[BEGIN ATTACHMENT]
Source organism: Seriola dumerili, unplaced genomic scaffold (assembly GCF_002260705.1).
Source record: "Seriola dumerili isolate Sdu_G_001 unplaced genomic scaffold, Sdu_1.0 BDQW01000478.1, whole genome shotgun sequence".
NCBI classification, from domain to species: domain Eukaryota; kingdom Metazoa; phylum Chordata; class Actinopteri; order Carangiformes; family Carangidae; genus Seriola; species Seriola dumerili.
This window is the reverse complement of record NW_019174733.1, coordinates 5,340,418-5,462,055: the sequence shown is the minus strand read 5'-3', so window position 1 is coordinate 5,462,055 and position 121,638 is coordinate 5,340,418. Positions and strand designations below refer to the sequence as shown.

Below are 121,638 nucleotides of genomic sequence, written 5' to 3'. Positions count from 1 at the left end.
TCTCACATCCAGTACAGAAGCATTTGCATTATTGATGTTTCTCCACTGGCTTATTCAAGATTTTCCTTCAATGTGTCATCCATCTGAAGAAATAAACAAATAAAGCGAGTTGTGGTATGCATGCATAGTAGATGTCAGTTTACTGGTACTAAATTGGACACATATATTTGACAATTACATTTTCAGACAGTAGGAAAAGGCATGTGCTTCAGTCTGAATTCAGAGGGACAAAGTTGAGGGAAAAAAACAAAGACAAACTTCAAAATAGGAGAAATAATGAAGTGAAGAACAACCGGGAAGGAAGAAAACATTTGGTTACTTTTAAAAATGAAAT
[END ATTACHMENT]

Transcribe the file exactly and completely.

Source organism: Seriola dumerili, unplaced genomic scaffold (assembly GCF_002260705.1).
Source record: "Seriola dumerili isolate Sdu_G_001 unplaced genomic scaffold, Sdu_1.0 BDQW01000478.1, whole genome shotgun sequence".
NCBI classification, from domain to species: domain Eukaryota; kingdom Metazoa; phylum Chordata; class Actinopteri; order Carangiformes; family Carangidae; genus Seriola; species Seriola dumerili.
This window is the reverse complement of record NW_019174733.1, coordinates 5,340,418-5,462,055: the sequence shown is the minus strand read 5'-3', so window position 1 is coordinate 5,462,055 and position 121,638 is coordinate 5,340,418. Positions and strand designations below refer to the sequence as shown.

Below are 121,638 nucleotides of genomic sequence, written 5' to 3'. Positions count from 1 at the left end.
TCTCACATCCAGTACAGAAGCATTTGCATTATTGATGTTTCTCCACTGGCTTATTCAAGATTTTCCTTCAATGTGTCATCCATCTGAAGAAATAAACAAATAAAGCGAGTTGTGGTATGCATGCATAGTAGATGTCAGTTTACTGGTACTAAATTGGACACATATATTTGACAATTACATTTTCAGACAGTAGGAAAAGGCATGTGCTTCAGTCTGAATTCAGAGGGACAAAGTTGAGGGAAAAAAACAAAGACAAACTTCAAAATAGGAGAAATAATGAAGTGAAGAACAACCGGGAAGGAAGAAAACATTTGGTTACTTTTAAAAATGAAAT